Yom Yerushalayim (Jerusalem Day)
Yom Yerushalayim—also known as Jerusalem Day—is an Israeli national holiday that commemorates the reunification of Jerusalem as well as the creation of Israeli control over the Old City after the 6-Day War in June of 1967. It has been declared as a minor religious holiday by the Chief Rabbinate of Israel, and it’s a holiday on which Israelis get a day off of work.
It’s also a day when schools, government offices, and many businesses are also closed. This holiday begins on the 28th day of the eighth month called lyar on the Hebrew calendar. This places it sometime in May on the Gregorian calendar—depending on the year that it’s observed.
The History Of Yom Yerushalayim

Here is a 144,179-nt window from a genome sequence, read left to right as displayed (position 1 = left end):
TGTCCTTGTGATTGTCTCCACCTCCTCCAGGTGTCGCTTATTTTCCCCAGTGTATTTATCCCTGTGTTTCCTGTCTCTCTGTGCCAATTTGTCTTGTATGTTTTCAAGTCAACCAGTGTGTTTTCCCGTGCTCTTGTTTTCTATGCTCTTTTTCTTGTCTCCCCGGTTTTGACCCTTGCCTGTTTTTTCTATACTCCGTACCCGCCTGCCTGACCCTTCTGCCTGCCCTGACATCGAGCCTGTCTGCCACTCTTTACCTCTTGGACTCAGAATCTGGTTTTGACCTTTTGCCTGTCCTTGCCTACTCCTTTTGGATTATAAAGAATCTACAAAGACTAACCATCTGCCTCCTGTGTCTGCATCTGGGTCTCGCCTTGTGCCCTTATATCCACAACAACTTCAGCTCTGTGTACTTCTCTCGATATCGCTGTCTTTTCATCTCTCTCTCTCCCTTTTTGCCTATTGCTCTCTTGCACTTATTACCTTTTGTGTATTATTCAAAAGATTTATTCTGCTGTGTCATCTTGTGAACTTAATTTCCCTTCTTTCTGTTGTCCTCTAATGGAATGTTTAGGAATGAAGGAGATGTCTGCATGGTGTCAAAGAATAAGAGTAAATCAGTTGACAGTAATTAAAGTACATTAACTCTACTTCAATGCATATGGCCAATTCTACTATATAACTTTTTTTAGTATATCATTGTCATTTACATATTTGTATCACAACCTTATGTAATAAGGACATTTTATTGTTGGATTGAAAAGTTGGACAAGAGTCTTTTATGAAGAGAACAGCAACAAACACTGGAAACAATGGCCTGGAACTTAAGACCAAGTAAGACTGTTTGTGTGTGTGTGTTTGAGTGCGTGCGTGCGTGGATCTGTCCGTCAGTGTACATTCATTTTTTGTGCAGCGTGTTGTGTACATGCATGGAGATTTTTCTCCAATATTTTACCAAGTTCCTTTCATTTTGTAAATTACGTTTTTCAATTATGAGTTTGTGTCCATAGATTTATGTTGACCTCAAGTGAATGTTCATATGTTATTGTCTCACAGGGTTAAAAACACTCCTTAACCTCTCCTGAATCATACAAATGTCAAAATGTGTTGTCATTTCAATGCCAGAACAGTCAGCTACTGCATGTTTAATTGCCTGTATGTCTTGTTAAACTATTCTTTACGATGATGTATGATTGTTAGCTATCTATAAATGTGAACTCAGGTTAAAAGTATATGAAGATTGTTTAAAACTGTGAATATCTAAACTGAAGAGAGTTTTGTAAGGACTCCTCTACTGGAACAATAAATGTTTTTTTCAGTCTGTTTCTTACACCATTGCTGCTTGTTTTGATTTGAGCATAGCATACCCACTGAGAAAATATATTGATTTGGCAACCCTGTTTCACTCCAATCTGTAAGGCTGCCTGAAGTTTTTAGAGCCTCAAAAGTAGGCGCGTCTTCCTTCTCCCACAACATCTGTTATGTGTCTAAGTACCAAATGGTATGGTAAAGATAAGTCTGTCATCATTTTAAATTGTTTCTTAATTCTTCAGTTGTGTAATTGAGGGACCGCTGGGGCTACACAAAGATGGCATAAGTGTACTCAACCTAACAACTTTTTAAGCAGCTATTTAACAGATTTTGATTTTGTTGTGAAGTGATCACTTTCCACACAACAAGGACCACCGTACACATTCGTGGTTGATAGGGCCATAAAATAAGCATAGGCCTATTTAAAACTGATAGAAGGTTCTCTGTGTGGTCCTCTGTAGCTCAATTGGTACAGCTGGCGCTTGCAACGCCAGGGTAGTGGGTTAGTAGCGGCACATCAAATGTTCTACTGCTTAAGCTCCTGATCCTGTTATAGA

After Jerusalem was created in 1948, the state of Israel was created in 1948, it was agreed that Jerusalem would be an international city for 10-years. After that period, the resident could then vote for what country they wanted to join. In May of 1948, Israel was attacked by Jordan and that resulted in parts of the city being under Israeli control and other parts under Jordanian control.
On the 6th of June in 1967, the 6-Day War began. The following day, Israeli forces took the part of Jerusalem that was controlled by Jordan. On June 11, 1967, the war would come to an end. The following year, in May of 1968, the 28th day of the month of lyar was proclaimed as Jerusalem Day to mark the unification of Jerusalem. Thirty years later, in 1998, it was made a national holiday.
Observing Yom Yerushalayim
One of the ways in which this holiday is observed is by a youth parade that features flags. Known as the Dance of Flags, this parade begins at Gan Sacher and goes through the streets of downtown Jerusalem. It finally ends in old city with a gathering and a prayer at the Western Wall. It’s also celebrated with prayers, festivals, and other events.